Half Past Two
by Genevieve Allen
The wallpaper was growing increasingly difficult to ignore. That morning, Lyle had felt the same vague distaste for its sugary green and twee mauve flowers that he always had. Then he’d read the paper, and found himself unable to think of anything else. By lunchtime, the buds and blousy petals had seemed disappointed, smug, as though mumbling, “We told you this would end in tears.” By half past two, the sight of the sickly wallpaper picked out by Sam had driven him from the house.
The street outside was dreary in its emptiness. He couldn’t recall seeing it crowded since the local lads had left to a chorus of cheers, waving and songs nobody had sung for over two decades. People had lined the pavements, all proud, smiling tears. Those like him, who remembered the last, were grey-faced: gloom amongst the bright, flecks of mould on white walls. Sam had been swept away smiling, the most vicious reminder of his youth that Lyle had ever been handed.
“Sorry about your pal Sam,” Mrs Carne accosted him near the green. “Papers can be wrong, though. He’ll turn up.”
Lyle nodded through her sympathies, trying to smother thoughts of Sam mowing the grass, smoking in the bath, of eating his ruddy morning Cornflakes. The weight beside him at sunrise.
When she finally relented, he walked on with false purpose, squinting against drizzle that swept under his hat. Past hastily dug vegetable beds and despondent children playing at the park’s muddied fringes, to the prickly, winter-hostile ground that ran alongside the railway tracks. He tripped along dank, foxy-smelling hedgerows, ferns stippling his legs, flashes of russet with each furious, watery blink. He ducked under branches of sickly-looking larches, pale with frothing lichen, spectral in the mist.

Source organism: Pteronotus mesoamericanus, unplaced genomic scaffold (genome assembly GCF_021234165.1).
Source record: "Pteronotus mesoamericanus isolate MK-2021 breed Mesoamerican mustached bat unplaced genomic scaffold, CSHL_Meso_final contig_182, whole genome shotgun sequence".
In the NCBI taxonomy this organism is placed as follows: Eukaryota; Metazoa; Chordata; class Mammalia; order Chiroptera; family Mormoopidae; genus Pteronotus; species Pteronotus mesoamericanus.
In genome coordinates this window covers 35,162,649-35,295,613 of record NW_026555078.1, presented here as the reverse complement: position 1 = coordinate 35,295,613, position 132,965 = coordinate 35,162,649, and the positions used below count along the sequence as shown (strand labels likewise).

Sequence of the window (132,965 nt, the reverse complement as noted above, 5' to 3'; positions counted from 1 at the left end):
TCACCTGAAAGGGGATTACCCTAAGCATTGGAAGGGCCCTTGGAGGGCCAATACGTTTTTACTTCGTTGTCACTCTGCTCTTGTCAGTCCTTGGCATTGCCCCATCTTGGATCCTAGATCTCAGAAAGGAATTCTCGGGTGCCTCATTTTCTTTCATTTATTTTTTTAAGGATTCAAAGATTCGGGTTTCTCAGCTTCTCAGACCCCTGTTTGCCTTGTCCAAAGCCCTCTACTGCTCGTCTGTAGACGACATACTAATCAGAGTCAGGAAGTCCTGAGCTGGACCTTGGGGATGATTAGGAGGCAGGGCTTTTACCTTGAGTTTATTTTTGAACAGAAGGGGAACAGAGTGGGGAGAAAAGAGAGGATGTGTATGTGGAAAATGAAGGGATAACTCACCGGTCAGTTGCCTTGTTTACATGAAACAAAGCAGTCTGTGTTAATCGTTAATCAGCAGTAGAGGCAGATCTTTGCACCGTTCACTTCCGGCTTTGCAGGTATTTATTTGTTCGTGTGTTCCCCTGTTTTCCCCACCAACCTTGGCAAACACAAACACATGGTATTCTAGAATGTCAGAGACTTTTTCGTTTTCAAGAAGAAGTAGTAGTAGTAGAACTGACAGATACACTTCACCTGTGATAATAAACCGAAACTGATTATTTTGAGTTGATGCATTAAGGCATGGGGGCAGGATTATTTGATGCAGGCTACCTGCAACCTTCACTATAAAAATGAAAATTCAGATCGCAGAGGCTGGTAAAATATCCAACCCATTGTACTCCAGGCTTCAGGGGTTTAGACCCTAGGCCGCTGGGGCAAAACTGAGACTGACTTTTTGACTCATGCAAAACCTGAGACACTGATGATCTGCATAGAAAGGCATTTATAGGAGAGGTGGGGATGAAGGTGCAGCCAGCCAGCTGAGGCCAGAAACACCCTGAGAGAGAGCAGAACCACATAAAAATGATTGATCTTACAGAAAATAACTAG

Missing. Where does someone go when they’re missing? They’re always somewhere, dead or alive, they are still somewhere. He was aware, having made it home from Amiens and living to natter about it, that it was illogical to expect those in charge to know the whereabouts of every soldier who’d signed his name. But what use was logic?
The earth stilled, waiting to fall away, swallow him up. Fill his mouth with crumbling soil, in and in until the earth breathed with him, each breath a roll of green hills, rabbits, moles and mice, twitching whiskers and bounding forth with each exhale, roots of brambles, primrose, daffodil bulbs crawling deeper, reaching out to hold him until moss grew over his eyes and worms filled his belly, and sour blackberries went from red to purple over the ground where he’d disappeared. Missing.
The train rattled along the tracks, hot metal and soot, bringing with it the careful weekends he and Sam had travelled to Oxford, Dorset, the seafront at Brighton. The memory drew him back. Back to himself, back to grim afternoon rain. Back to Sam’s name listed “Missing” in the paper, to the voluminous dining room wallpaper that he’d never change because Sam had proclaimed it jolly.
Genevieve Allen studied at the University of Gloucestershire, where her work was published in the anthology Smoke, and adapted for the stage. Her writing has most recently appeared in Toasted Cheese Literary Journal. She writes LGBTQ+ and historical fiction, and edits at Flash Fiction Magazine. Find her on Twitter @GenAllen52.
Wallpaper image by salomenj via depositphotos, ID 27947289.